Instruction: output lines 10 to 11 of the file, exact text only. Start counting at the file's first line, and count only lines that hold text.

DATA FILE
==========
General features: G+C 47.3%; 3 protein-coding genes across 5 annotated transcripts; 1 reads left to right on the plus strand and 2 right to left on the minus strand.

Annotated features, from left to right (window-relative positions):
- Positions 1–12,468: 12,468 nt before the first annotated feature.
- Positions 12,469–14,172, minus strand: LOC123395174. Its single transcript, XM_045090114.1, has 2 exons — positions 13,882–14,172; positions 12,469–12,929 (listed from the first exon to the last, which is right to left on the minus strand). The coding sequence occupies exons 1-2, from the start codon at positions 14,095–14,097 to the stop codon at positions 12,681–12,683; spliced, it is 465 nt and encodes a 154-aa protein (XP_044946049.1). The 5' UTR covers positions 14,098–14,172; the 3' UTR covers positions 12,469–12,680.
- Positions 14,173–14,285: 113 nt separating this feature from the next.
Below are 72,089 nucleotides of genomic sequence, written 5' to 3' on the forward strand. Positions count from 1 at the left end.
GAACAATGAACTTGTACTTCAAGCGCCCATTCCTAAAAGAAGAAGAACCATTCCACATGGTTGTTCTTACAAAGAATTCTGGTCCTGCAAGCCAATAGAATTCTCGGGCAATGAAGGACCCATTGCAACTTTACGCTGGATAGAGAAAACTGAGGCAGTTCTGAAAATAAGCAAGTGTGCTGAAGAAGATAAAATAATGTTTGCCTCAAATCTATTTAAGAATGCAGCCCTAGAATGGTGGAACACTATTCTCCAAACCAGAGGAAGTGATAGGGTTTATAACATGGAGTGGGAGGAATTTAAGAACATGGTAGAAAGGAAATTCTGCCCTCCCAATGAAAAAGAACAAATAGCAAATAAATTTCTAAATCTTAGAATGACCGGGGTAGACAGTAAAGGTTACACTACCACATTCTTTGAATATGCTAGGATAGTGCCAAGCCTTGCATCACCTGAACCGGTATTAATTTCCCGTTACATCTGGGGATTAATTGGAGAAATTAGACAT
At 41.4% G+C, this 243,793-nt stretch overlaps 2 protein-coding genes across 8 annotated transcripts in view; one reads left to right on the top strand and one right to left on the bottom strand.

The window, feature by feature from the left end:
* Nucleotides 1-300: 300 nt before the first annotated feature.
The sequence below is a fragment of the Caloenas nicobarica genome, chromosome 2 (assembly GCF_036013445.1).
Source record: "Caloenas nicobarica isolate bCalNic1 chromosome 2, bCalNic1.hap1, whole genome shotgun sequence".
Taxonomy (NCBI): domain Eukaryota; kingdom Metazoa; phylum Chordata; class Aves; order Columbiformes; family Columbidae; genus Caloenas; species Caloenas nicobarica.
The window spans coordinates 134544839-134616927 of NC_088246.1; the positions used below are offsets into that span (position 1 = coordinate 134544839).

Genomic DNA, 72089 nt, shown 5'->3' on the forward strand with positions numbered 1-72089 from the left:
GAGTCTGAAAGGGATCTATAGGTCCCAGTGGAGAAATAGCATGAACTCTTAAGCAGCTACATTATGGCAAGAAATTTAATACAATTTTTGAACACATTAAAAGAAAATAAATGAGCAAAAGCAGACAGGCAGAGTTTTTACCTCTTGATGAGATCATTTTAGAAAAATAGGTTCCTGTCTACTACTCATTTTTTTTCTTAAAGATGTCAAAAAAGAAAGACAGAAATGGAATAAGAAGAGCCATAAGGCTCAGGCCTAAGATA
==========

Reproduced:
* Nucleotides 1-300: 300 nt before the first annotated feature.
The sequence below is a fragment of the Caloenas nicobarica genome, chromosome 2 (assembly GCF_036013445.1).